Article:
Our cookies

We use cookies, which are small text files, to improve your experience on our website.
You can allow or reject non essential cookies or manage them individually.

Reject allAllow all

More options  •  Cookie policy

Our cookies

Allow all

We use cookies, which are small text files, to improve your experience on our website. You can allow all or manage them individually.

You can find out more on our cookie page at any time.

EssentialThese cookies are needed for essential functions such as logging in and making payments. Standard cookies can’t be switched off and they don’t store any of your information.
AnalyticsThese cookies help us collect information such as how many people are using our site or which pages are popular to help us improve customer experience. Switching off these cookies will reduce our ability to gather information to improve the experience.
FunctionalThese cookies are related to features that make your experience better. They enable basic functions such as social media sharing. Switching off these cookies will mean that areas of our website can’t work properly.

Save preferences

Mode of Action

Penetrative stunners cause insensibility due to the concussive blow to the skull and the physical damage resulting from the entry of the bolt into the brain.

Non-penetrative stunners have a ‘mushroom-headed’ bolt which impacts with the skull but does not enter the brain. This type of stunner causes insensibility due to concussive forces alone. Under EU legislation, non-penetrative stunners are only permitted for use on poultry, rabbits, hares and ruminants less than 10kg liveweight.

Method of Firing

Captive-bolt stunners may be trigger-fired or fired by contact with the animal’s head. Trigger-fired penetrative stunners are the most versatile and can be used on a range of different species in different situations, e.g. in abattoirs, on the farm or in a confined space, such as an aircraft. The trigger mechanism may be a conventional pistol-grip (Figure 2) or a trigger pad on the body of the stunner (Figure 3). Contact-fired captive-bolt stunners (Figure 4) are only suitable for stunning cattle which are restrained in a stunning box; they are not suitable for use outside the abattoir on animals which are not restrained.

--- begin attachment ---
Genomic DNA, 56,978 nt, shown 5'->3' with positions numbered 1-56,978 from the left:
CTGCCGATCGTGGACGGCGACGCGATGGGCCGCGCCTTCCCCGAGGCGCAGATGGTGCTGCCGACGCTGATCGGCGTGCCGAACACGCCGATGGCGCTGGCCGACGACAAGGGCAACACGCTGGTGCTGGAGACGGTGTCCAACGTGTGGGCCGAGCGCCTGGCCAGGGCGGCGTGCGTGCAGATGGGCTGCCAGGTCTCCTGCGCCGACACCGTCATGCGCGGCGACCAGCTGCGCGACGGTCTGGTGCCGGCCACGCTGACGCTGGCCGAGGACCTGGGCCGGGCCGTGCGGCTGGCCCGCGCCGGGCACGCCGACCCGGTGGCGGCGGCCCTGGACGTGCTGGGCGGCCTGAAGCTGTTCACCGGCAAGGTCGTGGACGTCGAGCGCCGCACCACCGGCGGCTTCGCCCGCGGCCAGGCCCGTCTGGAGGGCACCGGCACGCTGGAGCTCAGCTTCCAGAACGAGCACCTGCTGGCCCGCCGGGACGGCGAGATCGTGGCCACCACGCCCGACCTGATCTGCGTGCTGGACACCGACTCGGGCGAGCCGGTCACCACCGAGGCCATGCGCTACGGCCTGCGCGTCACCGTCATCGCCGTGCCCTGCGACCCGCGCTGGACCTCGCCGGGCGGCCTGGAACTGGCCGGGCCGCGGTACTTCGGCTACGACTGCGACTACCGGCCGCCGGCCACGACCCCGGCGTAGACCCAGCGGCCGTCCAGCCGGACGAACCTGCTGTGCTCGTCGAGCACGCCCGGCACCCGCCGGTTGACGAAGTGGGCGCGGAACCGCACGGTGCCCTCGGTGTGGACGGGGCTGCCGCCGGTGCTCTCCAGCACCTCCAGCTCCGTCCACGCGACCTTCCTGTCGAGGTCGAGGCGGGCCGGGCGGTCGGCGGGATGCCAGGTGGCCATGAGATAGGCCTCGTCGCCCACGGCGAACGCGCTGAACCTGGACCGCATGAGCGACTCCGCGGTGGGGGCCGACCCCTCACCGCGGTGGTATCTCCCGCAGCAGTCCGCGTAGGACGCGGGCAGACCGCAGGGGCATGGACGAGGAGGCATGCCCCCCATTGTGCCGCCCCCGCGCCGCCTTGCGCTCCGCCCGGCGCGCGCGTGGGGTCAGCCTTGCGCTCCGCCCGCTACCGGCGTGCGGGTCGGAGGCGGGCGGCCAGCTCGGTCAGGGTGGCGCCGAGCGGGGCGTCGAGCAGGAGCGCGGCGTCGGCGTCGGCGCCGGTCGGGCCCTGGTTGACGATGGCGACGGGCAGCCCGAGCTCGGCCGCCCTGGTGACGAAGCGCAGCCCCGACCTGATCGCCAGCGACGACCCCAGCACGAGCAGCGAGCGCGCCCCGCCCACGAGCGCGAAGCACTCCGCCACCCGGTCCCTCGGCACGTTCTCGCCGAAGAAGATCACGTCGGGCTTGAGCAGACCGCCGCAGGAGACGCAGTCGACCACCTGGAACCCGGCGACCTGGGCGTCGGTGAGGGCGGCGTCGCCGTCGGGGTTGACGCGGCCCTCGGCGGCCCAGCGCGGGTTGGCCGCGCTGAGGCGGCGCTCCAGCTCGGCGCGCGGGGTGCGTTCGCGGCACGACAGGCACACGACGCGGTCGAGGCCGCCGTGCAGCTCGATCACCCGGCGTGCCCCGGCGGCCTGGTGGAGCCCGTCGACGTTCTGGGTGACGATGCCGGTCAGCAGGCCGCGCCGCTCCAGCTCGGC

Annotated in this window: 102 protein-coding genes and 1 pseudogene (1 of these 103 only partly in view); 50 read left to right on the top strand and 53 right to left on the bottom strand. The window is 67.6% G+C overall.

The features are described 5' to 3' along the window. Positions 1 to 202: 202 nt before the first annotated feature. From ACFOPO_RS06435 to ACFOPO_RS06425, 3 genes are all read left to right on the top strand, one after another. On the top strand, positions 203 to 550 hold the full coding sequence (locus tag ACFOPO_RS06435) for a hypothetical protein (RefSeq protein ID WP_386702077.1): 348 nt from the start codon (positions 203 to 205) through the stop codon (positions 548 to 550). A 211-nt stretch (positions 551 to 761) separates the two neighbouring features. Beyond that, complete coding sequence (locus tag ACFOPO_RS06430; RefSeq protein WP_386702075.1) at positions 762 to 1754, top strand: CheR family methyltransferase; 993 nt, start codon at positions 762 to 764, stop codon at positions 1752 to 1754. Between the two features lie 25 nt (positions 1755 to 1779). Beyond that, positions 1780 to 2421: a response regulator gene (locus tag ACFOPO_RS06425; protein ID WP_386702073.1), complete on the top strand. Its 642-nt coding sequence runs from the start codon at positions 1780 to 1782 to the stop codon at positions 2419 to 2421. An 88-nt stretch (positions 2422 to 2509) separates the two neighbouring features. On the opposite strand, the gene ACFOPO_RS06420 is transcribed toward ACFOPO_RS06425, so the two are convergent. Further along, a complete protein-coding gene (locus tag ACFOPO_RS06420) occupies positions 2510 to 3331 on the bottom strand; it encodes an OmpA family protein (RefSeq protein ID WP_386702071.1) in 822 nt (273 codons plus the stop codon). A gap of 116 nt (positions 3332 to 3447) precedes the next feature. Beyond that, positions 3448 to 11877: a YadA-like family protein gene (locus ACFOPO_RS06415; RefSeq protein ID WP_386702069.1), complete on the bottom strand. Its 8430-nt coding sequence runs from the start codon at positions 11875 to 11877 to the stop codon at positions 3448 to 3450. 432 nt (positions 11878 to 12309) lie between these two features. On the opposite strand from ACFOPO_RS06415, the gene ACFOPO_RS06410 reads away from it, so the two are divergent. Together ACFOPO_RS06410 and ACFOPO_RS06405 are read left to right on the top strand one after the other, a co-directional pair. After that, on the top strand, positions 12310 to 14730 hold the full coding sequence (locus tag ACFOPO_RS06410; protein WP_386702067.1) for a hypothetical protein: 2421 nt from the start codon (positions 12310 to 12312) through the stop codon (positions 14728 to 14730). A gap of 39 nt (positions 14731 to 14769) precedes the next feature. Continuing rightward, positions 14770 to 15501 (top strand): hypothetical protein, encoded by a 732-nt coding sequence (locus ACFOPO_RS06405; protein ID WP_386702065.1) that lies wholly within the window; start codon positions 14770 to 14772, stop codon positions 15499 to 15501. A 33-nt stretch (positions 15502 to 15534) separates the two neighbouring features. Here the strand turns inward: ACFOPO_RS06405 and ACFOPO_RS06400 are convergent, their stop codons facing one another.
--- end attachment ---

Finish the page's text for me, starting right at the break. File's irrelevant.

Figure 2: Penetrative, trigger-fired captive-bolt stunnerKey: Bolt (A), Stop washers (B), Flange & piston (C), Expansion chamber (D), Breech (E), Ejector (F), Hammer (G), Trigger mechanism (H), Trigger (I), Undercut (J), Recuperator Sleeves (K)



Figure 3: Non-pentrative, trigger-fired captive-bolt stunner Key: Cocking mechanism (A), Trigger (B), Breech (C), Ejector (D), Expansion chamber (E), Flange & piston (F), Bolt (G), Barrel (H), Damper (I), Mushroom head (J)



Figure 4: Penetrative, contact-fired captive-bolt stunnerKey: Firing pin (A), Breech (B), Expansion chamber (C), Flange & piston (D), Stop washer (E), Cap (F), Retaining band (G), Recuperator sleeves (H), Stop washers (I), Bolt (J)

In the EU, operators must have a Certificate of Competence in order to use captive-bolt equipment for the routine slaughter or killing of livestock. The use of captive-bolt equipment in emergency situations does not require a Certificate of Competence although it is recommended that operators still seek appropriate training for such scenarios.

The law regarding licensing and certification, in connection with the use of captive-bolt equipment, differs within and between nation states, according to the circumstances. Users of captive-bolt equipment must be familiar with the statutory requirements relating to their particular situations.


Next: Energy Source

Back to top